On July 1, 2015, trophy hunter Walter Palmer killed the lion known as Cecil after he had been lured from a protected nature reserve by professional guides in Zimbabwe.
The killing led to protests outside Palmer's Bloomington dental office and a skewering by the worldwide media. But it also sparked a global conversation about the ethics of trophy hunting.
One year later, we take a look at Cecil's legacy:
National Geographic reports in the wake of Cecil's death, several countries restricted hunters from taking lion trophies across their borders – with France and Australia putting in place outright bans.
The U.S. – the world's biggest importer – added new protections meaning hunters can't bring back trophies unless the animal came from a country that uses the fees to bolster lion conservation.
More than 40 airlines now refuse to carry trophies, and a coalition of 10 African countries are planning to ban commercial trade in lion parts.
There have been more widespread calls to ban trophy hunting altogether – including from some famous names.
The killing renewed focus on lion conservation with concerns raised not just about hunting.
A new study reported by Traveller 24 this week says the African lion population has declined by 43 percent over the last two decades.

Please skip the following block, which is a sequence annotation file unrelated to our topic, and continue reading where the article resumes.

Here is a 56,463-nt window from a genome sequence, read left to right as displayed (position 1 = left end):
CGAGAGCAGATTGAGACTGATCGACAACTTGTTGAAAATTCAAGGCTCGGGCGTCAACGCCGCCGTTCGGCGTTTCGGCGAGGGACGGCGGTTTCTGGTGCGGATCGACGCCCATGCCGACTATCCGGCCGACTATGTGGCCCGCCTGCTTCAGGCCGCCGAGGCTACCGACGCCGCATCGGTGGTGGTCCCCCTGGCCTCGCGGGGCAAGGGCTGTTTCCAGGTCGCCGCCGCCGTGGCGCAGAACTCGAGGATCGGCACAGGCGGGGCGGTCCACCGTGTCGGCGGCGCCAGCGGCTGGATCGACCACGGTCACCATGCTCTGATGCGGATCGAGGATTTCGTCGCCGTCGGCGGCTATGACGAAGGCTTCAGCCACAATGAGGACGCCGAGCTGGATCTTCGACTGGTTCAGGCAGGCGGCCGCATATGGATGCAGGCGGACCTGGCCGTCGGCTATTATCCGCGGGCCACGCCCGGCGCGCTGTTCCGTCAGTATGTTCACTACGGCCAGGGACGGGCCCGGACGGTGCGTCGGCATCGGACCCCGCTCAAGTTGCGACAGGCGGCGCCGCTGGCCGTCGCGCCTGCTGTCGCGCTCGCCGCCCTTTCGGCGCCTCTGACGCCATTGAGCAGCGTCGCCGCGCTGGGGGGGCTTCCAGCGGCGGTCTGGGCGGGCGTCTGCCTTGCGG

The biggest killers are habitat loss as a result of population growth, bushmeat poaching, and conflicts with livestock owners – which combined kill 10 times more lions every year than trophy hunting.
The world's leading conservation groups are coming together to set up a plan to save the lion, according to the Daily Express, but the report calls for a $1.25 billion annual budget to protect lions' natural wild spaces from human encroachment.
Later this year, Panthera and Oxford University’s WildCRU – which had tagged Cecil for monitoring – will host the “Cecil Summit” for the world’s premier lion scientists to produce a plan of action to save the species.
Cecil was the leader of a pride of lions comprising three females and seven cubs, who are now being ruled with the help of Cecil's non-biological "brother" Jericho, according to People.
Pride members "are still all alive and well and still within their normal home range," the WildCRU project's Andrew Loveridge said.
According to the Star Tribune, the dentist – who lives in Eden Prairie – is still be investigated by federal authorities over his role in the 13-year-old lion's death.
Even though Zimbabwe President Robert Mugabe said in August that Palmer – who paid $55,000 for the hunt – would not be held responsible, the U.S. Fish and Wildlife Service is still probing whether he violated the the Lacey Act that prosecutes illegal trafficking in wildlife.
Palmer returned to work in September.